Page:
Newspaper publishers have heard rumors of their imminent demise again and again. It's always about new media rising up and devouring the good old broadsheet: first radio, then television. And for the past few years, the Internet was thought to be endangering newspapers' ability to thrive, just as many have viewed e-mail as the Grim Reaper for the Postal Service.
Well, not so fast. Lots of dot-com enterprises have gone to their grave, but the Postal Service is still delivering the mail, and most â€” if not all â€” newspaper publishers continue to operate profitably. As a dramatically deregulated media environment plays out over the next 18 to 24 months, it's newspaper companies that are likely to acquire radio, TV and cable-distribution outlets as they lock in local market dominance.
The newspaper industry certainly has its share of problems, credibility not the least important of them Still, what the Internet gurus have failed to recognize fully, up to now, has been the bond between a community and its newspaper and the ability of creative publishers to adapt to change.
Nevertheless, daunting demographic trend lines and the rapid spread of broadband into American homes suggest that newspapers have to step up the pace of their adaptation to change. They must formulate new content and distribution strategies to meet the evolving needs of readers and advertisers.
Here are the demographic red-flag warnings challenging newspaper publishers today.
One-size-fits-all content: Putting out a single edition for all readers fails to address increased diversification in demographic and lifestyle segments. â€œCommunitiesâ€? need to be redefined beyond geographic market designations.
Workplace information access: One in every two workers has Internet and publication subscriptions at the office, competing with local papers.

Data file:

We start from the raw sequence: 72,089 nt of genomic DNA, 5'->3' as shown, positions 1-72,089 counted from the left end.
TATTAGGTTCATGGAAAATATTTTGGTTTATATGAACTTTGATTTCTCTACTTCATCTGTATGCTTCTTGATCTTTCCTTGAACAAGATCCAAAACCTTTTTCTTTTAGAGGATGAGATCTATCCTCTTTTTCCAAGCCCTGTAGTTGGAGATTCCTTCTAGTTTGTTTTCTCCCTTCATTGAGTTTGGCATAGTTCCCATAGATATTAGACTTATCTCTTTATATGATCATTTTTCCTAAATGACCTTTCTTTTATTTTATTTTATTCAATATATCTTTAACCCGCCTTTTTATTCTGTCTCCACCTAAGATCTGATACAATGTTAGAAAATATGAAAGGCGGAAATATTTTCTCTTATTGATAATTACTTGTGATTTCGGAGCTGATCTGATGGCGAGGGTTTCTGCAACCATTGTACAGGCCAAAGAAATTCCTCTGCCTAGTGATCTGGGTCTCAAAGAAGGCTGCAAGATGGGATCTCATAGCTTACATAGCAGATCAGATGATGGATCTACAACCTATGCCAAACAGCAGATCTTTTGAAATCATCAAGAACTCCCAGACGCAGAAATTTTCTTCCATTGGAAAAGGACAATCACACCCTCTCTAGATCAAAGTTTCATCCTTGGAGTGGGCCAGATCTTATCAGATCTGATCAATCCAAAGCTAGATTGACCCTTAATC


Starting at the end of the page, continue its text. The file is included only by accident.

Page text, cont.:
Women at the office: 70 percent of married women with children are employed, the Census Bureau reports. That translates into less time, less need for newspapers as a smart shopping tool.
Aging Boomers' second homes: Sunday papers can't reach these readers if they are not at their main abode.
And the reddest flag of all for last:
- Young readers, missing in action.
A newspaper that tries to serve all households in a metropolitan area may find that more households in the inner city are likely to consist of recent immigrants who cannot read an English-language paper. And at the same time, more suburban households may be in gated or condominium developments that provide most municipal services, thus weakening their ties to the larger community.
Older people, an important category of newspaper readers, are also exhibiting more diffuse community ties. It has been assumed that as Baby Boomers got older, they would settle down in one place and subscribe in large numbers to a local paper, much as their parents did.
But older empty nesters today are much more likely to own a second home some distance from their primary residence and to spend their vacations or holidays or weekends at this haven, away from their community newspaper. The market segment most likely to subscribe to a local paper, retirees, is also the segment that in the Northeast or Midwest is most likely to go south for the winter.